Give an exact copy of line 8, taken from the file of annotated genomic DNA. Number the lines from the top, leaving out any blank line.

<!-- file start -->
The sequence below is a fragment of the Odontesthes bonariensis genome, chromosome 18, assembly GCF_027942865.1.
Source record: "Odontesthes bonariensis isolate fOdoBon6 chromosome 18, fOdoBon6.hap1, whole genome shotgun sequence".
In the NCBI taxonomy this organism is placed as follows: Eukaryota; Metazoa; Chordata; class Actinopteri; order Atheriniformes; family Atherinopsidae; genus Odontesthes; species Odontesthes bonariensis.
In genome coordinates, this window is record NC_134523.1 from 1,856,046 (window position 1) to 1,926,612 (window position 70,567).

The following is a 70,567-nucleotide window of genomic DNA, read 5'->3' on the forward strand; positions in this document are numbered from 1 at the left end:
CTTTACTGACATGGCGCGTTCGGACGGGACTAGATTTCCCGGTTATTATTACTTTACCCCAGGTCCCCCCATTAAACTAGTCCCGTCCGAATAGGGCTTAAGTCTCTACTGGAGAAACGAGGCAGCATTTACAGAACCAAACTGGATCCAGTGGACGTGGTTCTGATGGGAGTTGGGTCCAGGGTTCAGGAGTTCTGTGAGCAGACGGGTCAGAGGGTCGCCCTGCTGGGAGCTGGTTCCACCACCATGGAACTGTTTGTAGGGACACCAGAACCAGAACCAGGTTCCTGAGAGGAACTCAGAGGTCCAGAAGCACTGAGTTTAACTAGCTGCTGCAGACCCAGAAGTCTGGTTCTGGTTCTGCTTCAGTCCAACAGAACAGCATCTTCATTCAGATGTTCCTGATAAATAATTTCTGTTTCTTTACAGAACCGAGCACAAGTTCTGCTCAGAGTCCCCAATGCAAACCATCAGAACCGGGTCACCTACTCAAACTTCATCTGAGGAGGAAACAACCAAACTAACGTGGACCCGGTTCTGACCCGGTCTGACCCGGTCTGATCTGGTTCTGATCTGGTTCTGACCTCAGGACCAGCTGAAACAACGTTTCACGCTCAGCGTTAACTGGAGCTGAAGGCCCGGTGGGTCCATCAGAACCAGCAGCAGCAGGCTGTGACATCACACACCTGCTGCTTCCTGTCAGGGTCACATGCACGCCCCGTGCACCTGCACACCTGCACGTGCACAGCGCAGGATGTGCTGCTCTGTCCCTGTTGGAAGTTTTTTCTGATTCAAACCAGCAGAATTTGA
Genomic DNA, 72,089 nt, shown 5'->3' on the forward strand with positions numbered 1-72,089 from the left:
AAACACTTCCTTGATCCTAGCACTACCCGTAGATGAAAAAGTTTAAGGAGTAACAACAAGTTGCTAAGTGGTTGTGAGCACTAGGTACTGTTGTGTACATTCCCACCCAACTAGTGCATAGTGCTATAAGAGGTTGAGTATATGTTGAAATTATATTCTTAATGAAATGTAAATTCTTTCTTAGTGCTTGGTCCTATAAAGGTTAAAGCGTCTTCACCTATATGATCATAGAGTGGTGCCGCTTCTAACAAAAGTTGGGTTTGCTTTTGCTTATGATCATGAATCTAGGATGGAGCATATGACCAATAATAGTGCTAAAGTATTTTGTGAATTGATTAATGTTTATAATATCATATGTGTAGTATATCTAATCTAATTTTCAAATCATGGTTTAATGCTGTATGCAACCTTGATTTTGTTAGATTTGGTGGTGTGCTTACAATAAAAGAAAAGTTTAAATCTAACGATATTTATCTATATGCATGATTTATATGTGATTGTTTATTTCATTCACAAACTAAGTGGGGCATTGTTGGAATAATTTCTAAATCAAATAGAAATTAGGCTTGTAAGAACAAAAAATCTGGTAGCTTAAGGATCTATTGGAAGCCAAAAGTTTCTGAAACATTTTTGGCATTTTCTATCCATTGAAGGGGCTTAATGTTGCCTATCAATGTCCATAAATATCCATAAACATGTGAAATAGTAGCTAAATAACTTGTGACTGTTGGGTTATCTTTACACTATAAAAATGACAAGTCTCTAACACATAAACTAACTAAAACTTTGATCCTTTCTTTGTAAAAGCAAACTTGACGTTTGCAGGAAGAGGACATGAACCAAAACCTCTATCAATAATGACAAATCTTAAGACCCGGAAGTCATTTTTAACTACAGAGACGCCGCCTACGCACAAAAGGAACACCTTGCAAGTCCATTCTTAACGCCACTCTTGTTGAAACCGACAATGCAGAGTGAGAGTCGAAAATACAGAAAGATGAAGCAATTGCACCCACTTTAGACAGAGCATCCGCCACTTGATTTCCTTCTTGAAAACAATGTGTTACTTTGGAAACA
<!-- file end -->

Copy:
AAACACTTCCTTGATCCTAGCACTACCCGTAGATGAAAAAGTTTAAGGAGTAACAACAAGTTGCTAAGTGGTTGTGAGCACTAGGTACTGTTGTGTACATTCCCACCCAACTAGTGCATAGTGCTATAAGAGGTTGAGTATATGTTGAAATTATATTCTTAATGAAATGTAAATTCTTTCTTAGTGCTTGGTCCTATAAAGGTTAAAGCGTCTTCACCTATATGATCATAGAGTGGTGCCGCTTCTAACAAAAGTTGGGTTTGCTTTTGCTTATGATCATGAATCTAGGATGGAGCATATGACCAATAATAGTGCTAAAGTATTTTGTGAATTGATTAATGTTTATAATATCATATGTGTAGTATATCTAATCTAATTTTCAAATCATGGTTTAATGCTGTATGCAACCTTGATTTTGTTAGATTTGGTGGTGTGCTTACAATAAAAGAAAAGTTTAAATCTAACGATATTTATCTATATGCATGATTTATATGTGATTGTTTATTTCATTCACAAACTAAGTGGGGCATTGTTGGAATAATTTCTAAATCAAATAGAAATTAGGCTTGTAAGAACAAAAAATCTGGTAGCTTAAGGATCTATTGGAAGCCAAAAGTTTCTGAAACATTTTTGGCATTTTCTATCCATTGAAGGGGCTTAATGTTGCCTATCAATGTCCATAAATATCCATAAACATGTGAAATAGTAGCTAAATAACTTGTGACTGTTGGGTTATCTTTACACTATAAAAATGACAAGTCTCTAACACATAAACTAACTAAAACTTTGATCCTTTCTTTGTAAAAGCAAACTTGACGTTTGCAGGAAGAGGACATGAACCAAAACCTCTATCAATAATGACAAATCTTAAGACCCGGAAGTCATTTTTAACTACAGAGACGCCGCCTACGCACAAAAGGAACACCTTGCAAGTCCATTCTTAACGCCACTCTTGTTGAAACCGACAATGCAGAGTGAGAGTCGAAAATACAGAAAGATGAAGCAATTGCACCCACTTTAGACAGAGCATCCGCCACTTGATTTCCTTCTTGAAAACAATGTGTTACTTTGGAAACA